The Guardian April 5, 2000


Has Russia a legal President?

Russian elections on March 26, 2000, saw the acting President, Vladimir 
Putin turn into the President-elect. Appointed by Boris Yeltsin in August 
1999 as Prime Minister, Putin has suddenly found himself in the lime light 
but very few people seem to really know much about him.

He is 47 years old, a lawyer by training. Much has been made about his KGB 
career and the five years he spent in the GDR from 1985 to 1990. While "KGB 
spy" headlines seem to entertain bourgeois press no end, it is Putin's 
further career moves that are more illuminating.

Putin was an advisor to Sobchak, the Leningrad city mayor (It was Sobchak 
who renamed the city St Petersburg). It was also Sobchak who drafted a new 
constitution which gave Yeltsin the virtual absolute presidential power 
that Putin now inherits.

This was done after Boris Yeltsin ordered the shelling of the parliament 
building in Moscow in 1993.

As deputy mayor of St Petersburg, Putin was also head of Committee for 
External Relations  set up to handle lucrative export licences.

That was in 1994. Sobchak was defeated in elections and was soon under 
investigation for corruption.

Putin was brought to Moscow in 1996 and worked as deputy to Kremlin 
property administrator, Pavel Borodin (also under investigation for taking 
kickbacks).

In 1997, Putin became head of the Kremlin's General Control Department, in 
charge of ensuring Yeltsin's presidential decrees and resolutions were 
enforced.

In 1998 he became the deputy head of the Kremlin's Administration in charge 
of Moscow's relations with Russia's 89 regions  a very powerful and 
influential position.

In the same year Yeltsin appointed Putin head of FSB, the Federal Security 
Services.

The year 1999 was an eventful one  first he was appointed head of the 
Presidential Security Council which coordinated the activities of Russia's 
military, security and police forces.

Then in August, he was appointed Prime Minister to replace Stepashin who 
had a few months earlier, replaced the popular Yevgenni Primakov.

It was a time of intense speculation about high-level corruption scandals 
and revelations in the Western media about the Kremlin's involvement.

In September, several apartment blocks in Moscow were raised to the ground 
by explosions and Islamic terrorists were blamed.

Chechen commanders had made several incursions into Dagestan, a province 
neighbouring Chechnya. The second Chechen war was on.

Putin became acting President on December 31, 1999  after Boris Yeltsin 
stepped down. His resignation effectively brought forward presidential 
elections by three months. They were not due to be held until the middle of 
this year.

Putin became the favourite to win the elections, but there had to be a poll 
of more than 50 per cent of the total electorate to avoid another election 
in four months time.

He also had to receive more than 50 per cent of that vote to avoid a run-
off between the two top candidates.

As far as Putin was concerned he had to prevent another election in the 
northern summer. There were several reasons for this.

Firstly, he had not produced any program of economic, political or social 
measures that he would be committed to implementing.

Secondly, his popularity had already peaked.

The war in Chechnya has moved into a protracted guerrilla-type phase and 
this will continue for some time.

Thirdly, a second election in the summer months would not favour Putin as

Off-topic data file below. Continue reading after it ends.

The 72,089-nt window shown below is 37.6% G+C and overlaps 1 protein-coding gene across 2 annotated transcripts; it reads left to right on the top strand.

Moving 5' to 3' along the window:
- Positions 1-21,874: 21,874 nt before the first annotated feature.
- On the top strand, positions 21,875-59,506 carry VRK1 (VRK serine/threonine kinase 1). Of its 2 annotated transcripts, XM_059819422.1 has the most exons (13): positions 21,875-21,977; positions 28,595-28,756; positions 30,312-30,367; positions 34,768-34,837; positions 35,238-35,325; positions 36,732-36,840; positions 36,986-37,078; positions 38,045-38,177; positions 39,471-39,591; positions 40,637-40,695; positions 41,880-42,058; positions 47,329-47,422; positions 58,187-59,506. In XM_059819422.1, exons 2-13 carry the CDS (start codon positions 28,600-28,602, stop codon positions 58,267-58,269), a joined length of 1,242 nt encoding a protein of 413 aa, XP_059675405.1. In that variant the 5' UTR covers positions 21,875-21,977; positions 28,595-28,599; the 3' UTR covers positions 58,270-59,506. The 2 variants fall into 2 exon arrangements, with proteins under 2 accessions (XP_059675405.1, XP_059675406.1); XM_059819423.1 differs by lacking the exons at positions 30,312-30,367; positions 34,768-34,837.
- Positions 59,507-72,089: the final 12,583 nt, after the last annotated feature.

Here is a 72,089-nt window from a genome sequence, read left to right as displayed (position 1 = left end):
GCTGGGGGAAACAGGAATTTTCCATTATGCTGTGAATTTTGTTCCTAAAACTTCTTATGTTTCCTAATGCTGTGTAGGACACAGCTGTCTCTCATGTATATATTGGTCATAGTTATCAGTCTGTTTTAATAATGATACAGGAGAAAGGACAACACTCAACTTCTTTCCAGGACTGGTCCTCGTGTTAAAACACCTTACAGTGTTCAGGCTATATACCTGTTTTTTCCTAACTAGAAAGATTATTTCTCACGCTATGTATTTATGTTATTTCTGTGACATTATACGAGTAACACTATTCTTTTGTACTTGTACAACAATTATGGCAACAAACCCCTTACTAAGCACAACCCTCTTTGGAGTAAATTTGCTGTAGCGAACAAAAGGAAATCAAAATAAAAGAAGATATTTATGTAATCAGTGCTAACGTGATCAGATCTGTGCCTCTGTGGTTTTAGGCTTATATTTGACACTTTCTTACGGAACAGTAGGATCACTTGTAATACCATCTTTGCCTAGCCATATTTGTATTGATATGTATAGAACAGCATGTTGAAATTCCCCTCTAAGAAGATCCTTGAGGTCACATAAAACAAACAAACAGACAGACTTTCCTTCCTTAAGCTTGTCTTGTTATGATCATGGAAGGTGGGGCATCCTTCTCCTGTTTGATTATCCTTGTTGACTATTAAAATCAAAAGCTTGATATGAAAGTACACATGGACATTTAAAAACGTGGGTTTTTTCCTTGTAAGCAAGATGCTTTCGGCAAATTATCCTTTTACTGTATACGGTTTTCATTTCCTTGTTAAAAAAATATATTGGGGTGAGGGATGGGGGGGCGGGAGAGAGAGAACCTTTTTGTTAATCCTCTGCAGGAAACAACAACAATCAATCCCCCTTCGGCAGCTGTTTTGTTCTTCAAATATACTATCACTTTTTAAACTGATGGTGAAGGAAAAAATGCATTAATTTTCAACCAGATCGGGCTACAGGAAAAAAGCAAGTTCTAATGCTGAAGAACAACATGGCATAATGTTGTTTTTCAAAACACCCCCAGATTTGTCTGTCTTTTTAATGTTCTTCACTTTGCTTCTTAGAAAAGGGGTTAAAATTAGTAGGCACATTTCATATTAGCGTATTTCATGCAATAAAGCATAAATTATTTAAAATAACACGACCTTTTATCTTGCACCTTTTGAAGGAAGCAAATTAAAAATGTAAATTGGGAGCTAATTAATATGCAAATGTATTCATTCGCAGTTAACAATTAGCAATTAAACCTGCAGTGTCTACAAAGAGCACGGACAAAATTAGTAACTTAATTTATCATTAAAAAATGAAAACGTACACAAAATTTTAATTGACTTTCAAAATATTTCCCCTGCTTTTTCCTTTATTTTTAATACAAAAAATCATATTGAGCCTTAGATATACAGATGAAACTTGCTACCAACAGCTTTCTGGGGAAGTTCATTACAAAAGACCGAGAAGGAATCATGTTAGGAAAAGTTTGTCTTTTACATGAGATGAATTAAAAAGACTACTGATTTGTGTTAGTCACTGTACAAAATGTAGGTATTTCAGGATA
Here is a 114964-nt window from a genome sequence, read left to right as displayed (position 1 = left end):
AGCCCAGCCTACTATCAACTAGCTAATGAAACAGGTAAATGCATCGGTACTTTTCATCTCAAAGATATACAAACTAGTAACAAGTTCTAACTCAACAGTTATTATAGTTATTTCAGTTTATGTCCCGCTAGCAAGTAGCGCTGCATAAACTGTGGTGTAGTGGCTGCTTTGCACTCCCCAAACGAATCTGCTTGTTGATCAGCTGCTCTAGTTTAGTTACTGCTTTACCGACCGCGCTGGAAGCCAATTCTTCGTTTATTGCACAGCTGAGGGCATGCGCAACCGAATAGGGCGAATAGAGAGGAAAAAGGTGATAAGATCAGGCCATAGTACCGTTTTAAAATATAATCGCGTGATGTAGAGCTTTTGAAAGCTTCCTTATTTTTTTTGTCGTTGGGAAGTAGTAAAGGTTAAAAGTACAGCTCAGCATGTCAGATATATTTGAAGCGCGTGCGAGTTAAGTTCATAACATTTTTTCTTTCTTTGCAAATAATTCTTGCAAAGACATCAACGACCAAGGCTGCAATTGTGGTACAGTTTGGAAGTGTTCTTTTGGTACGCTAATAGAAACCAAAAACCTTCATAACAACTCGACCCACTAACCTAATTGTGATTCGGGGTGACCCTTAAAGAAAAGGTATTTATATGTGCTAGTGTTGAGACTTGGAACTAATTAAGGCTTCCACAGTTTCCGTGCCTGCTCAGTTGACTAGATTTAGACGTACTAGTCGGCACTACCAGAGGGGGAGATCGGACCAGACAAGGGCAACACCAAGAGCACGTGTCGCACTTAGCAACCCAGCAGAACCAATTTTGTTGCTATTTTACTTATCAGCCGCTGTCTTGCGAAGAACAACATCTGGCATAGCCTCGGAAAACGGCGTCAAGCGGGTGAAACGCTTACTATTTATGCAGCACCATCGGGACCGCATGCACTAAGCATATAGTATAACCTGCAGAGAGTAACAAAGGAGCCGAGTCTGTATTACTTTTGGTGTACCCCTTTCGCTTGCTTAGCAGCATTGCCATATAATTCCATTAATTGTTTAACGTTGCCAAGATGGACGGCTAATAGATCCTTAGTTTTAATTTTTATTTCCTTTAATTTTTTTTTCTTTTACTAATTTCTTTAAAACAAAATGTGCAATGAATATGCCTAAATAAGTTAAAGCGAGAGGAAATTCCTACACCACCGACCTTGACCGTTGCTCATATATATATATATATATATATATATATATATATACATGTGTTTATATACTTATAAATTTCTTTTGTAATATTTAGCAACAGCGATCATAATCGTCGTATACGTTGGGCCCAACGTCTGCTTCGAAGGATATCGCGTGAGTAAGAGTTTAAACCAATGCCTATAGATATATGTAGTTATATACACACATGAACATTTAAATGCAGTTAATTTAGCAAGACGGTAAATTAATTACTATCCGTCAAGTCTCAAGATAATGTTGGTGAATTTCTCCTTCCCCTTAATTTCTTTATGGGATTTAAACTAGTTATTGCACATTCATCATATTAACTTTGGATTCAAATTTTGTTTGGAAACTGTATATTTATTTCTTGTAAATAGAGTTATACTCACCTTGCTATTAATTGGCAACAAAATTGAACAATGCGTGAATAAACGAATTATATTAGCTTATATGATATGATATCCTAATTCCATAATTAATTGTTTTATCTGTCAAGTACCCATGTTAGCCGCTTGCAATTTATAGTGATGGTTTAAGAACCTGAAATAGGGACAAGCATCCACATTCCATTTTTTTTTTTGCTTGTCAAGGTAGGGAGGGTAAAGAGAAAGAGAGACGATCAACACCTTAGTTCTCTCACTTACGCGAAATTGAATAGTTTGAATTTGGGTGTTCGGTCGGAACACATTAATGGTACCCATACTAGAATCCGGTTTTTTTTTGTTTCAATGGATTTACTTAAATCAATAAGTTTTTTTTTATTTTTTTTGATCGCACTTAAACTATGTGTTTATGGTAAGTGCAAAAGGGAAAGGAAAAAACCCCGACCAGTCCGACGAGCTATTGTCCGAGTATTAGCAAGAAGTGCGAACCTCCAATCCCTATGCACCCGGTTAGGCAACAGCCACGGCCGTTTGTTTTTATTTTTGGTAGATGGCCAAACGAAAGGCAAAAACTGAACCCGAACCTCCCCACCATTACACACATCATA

many people move to the country-side for summer and, as elections are not 
compulsory, very low turn-out is a certainty.

There were 11 candidates in the presidential race but only two serious 
contenders  Vladimir Putin and Gennady Zyuganov of the Communist Party of 
the Russian Federation (CPRF).

There were 108 million eligible voters and about 70 per cent took part in 
the elections according to the Electoral Commission.

While Putin is considered to be elected, the final figures have still not 
been published.

The Communist Party is staggered by the scale of fraud in the elections and 
insists on their observers checking the ballot papers.

The CPRF gives as an example of fraudulent voting, the situation in 
Tatarstan where the number of voters is 2.7 million. The number of ballot 
papers printed was six million!

Elections started in the Far East and went through the 11 time zones which 
cover the Russian Federation.

From the Far East through Siberia the Communist Party candidate was in 
front. Exit poll results caused a panic in the Kremlin.

The previous elections indicated that the growth of the left vote was 
moving towards the central parts of Russia. Far Eastern and East Siberian 
regions showed that Zyuganov's results of 32 and 37 per cent were much 
higher than in previous elections.

It was clear that his overall vote could be as high as 40 per cent, while 
Putin's vote, at 42-48 per cent, demonstrated that he would not get the 
necessary 50 per cent to avoid a run-off.

This critical situation demanded quick actions and they were taken.

The Internet was used to send falsified figures to the regions. TV stations 
joined in stating that Putin had achieved a decisive victory and that 
Zyuganov had lost.

Communist Party observers were threatened at polling stations. Several 
people were detained with multiple ballot papers.

While the Communist Party of the Russian Federation intends to make the 
electoral fraud public, the majority of voters do not regard the elections 
as an answer to their problems.

A spokesperson for the CPRF, Mr Frolov said: "It appears that Russia is at 
an historic stage where the problems it faces are not of the kind to be 
decided at the polls.

To many unresolved questions in Russia another one will be added. Is there 
a legal President in Russia?"

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